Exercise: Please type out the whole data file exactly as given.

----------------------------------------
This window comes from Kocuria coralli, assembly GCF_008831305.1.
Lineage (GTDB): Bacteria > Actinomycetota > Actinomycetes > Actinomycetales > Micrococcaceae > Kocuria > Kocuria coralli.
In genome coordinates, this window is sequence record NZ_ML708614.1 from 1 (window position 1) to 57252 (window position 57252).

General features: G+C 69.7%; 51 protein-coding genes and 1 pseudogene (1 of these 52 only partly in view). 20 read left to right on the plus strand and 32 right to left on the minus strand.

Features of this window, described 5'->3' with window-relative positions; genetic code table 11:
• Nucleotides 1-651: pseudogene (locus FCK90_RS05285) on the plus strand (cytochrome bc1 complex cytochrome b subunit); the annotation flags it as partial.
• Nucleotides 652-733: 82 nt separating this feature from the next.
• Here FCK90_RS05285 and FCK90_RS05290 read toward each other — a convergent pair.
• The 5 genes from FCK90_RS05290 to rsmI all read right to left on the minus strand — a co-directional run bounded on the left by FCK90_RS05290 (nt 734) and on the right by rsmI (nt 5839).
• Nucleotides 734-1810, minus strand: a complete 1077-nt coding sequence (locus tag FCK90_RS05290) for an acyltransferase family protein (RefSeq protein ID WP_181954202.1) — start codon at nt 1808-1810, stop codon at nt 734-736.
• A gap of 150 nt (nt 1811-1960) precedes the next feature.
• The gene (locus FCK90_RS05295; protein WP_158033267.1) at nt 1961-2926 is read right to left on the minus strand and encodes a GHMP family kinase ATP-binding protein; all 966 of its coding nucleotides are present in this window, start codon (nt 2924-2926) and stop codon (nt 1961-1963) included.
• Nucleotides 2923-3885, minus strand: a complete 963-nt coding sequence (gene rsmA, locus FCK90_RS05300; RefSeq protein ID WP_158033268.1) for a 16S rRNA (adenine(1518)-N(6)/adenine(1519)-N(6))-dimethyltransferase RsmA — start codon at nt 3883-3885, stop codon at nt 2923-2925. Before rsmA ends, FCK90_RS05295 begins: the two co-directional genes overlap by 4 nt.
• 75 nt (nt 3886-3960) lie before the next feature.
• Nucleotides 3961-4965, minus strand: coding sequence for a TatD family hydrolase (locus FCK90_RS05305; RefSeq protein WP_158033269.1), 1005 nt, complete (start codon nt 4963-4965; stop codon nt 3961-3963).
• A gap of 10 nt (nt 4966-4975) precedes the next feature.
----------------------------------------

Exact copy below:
This window comes from Kocuria coralli, assembly GCF_008831305.1.
Lineage (GTDB): Bacteria > Actinomycetota > Actinomycetes > Actinomycetales > Micrococcaceae > Kocuria > Kocuria coralli.
In genome coordinates, this window is sequence record NZ_ML708614.1 from 1 (window position 1) to 57252 (window position 57252).

General features: G+C 69.7%; 51 protein-coding genes and 1 pseudogene (1 of these 52 only partly in view). 20 read left to right on the plus strand and 32 right to left on the minus strand.

Features of this window, described 5'->3' with window-relative positions; genetic code table 11:
• Nucleotides 1-651: pseudogene (locus FCK90_RS05285) on the plus strand (cytochrome bc1 complex cytochrome b subunit); the annotation flags it as partial.
• Nucleotides 652-733: 82 nt separating this feature from the next.
• Here FCK90_RS05285 and FCK90_RS05290 read toward each other — a convergent pair.
• The 5 genes from FCK90_RS05290 to rsmI all read right to left on the minus strand — a co-directional run bounded on the left by FCK90_RS05290 (nt 734) and on the right by rsmI (nt 5839).
• Nucleotides 734-1810, minus strand: a complete 1077-nt coding sequence (locus tag FCK90_RS05290) for an acyltransferase family protein (RefSeq protein ID WP_181954202.1) — start codon at nt 1808-1810, stop codon at nt 734-736.
• A gap of 150 nt (nt 1811-1960) precedes the next feature.
• The gene (locus FCK90_RS05295; protein WP_158033267.1) at nt 1961-2926 is read right to left on the minus strand and encodes a GHMP family kinase ATP-binding protein; all 966 of its coding nucleotides are present in this window, start codon (nt 2924-2926) and stop codon (nt 1961-1963) included.
• Nucleotides 2923-3885, minus strand: a complete 963-nt coding sequence (gene rsmA, locus FCK90_RS05300; RefSeq protein ID WP_158033268.1) for a 16S rRNA (adenine(1518)-N(6)/adenine(1519)-N(6))-dimethyltransferase RsmA — start codon at nt 3883-3885, stop codon at nt 2923-2925. Before rsmA ends, FCK90_RS05295 begins: the two co-directional genes overlap by 4 nt.
• 75 nt (nt 3886-3960) lie before the next feature.
• Nucleotides 3961-4965, minus strand: coding sequence for a TatD family hydrolase (locus FCK90_RS05305; RefSeq protein WP_158033269.1), 1005 nt, complete (start codon nt 4963-4965; stop codon nt 3961-3963).
• A gap of 10 nt (nt 4966-4975) precedes the next feature.